Economic growth in China is slowing, reflected in falling bond yields. The June trade numbers sustain the theme of a robust trade surplus, but also show slowing export and import growth. Not helping the growth outlook is the tightening in financial conditions brought about by a stronger yuan.
The slowing theme was supported by the move to cut interest rates by the Chinese central bank for the first time since the pandemic began last year. The decision frees up 1 trillion yuan of funds banks parked at the central bank, allowing them to lend more. Meanwhile, the credit data surprised to the upside, suggesting the policy bias has shifted more towards supporting growth.
Chart 9: China 10-year bond yield (%)
Near-term growth concerns have already dented longer-term inflation expectations. But if the market sees U.S. growth prospects diminishing enough over the longer-term to keep the Federal Reserve on hold indefinitely, it will strip out more future rate hike expectations. The result will be an even flatter U.S. curve.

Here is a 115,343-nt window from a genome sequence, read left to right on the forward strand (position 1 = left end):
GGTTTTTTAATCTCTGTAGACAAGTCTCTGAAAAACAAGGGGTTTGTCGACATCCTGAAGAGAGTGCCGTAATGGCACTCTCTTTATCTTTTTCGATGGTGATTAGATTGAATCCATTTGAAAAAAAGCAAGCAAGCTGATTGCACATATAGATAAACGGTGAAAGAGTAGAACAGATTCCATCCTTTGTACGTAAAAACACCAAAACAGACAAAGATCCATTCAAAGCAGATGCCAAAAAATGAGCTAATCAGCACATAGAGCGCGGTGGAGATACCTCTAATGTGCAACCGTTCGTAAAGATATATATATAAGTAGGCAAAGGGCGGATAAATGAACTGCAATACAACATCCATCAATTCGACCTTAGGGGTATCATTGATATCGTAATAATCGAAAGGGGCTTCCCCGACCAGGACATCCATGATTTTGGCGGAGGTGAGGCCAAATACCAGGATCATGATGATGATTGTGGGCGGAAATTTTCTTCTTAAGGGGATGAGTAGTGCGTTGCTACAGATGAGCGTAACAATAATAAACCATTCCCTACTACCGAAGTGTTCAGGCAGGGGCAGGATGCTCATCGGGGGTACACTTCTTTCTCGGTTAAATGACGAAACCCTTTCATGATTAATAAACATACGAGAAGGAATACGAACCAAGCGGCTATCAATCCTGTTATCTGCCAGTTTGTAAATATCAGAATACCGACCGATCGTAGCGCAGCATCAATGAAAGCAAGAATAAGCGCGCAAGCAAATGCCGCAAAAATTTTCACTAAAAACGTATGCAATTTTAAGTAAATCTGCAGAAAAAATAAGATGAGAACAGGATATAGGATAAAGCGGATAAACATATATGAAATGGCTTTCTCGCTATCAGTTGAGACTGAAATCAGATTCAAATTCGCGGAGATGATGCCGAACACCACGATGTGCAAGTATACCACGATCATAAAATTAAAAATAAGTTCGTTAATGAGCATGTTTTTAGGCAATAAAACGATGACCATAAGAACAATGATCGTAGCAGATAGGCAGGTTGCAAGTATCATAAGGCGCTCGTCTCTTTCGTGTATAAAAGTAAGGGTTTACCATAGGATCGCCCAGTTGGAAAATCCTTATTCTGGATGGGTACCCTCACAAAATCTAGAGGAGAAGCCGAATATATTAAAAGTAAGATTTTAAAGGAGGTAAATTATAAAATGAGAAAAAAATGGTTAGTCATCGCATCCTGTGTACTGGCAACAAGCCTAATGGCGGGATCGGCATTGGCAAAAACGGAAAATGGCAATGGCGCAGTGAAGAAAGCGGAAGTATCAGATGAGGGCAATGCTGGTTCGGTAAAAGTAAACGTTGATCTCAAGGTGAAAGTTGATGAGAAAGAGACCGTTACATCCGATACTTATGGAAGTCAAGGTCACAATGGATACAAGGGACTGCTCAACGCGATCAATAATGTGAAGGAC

As financial institutions benefit from a steeper yield curve, that is the sector most vulnerable to flattening.
Chart 10: US 2-10yr yield curve flattening (bpts)
Inflation expectations, as measured by the 5-year 5-year forward breakevens, are hovering near the lowest level since March.
This bears watching as it demonstrates near-term concerns about the delta variant and economic slowing are having an impact on longer-term inflation expectations.
Inflation expectations peaked in May near 2.40%. We are now at 2.07%.
Chart 11: Inflation expectations fall: 5y5y forward breakeven.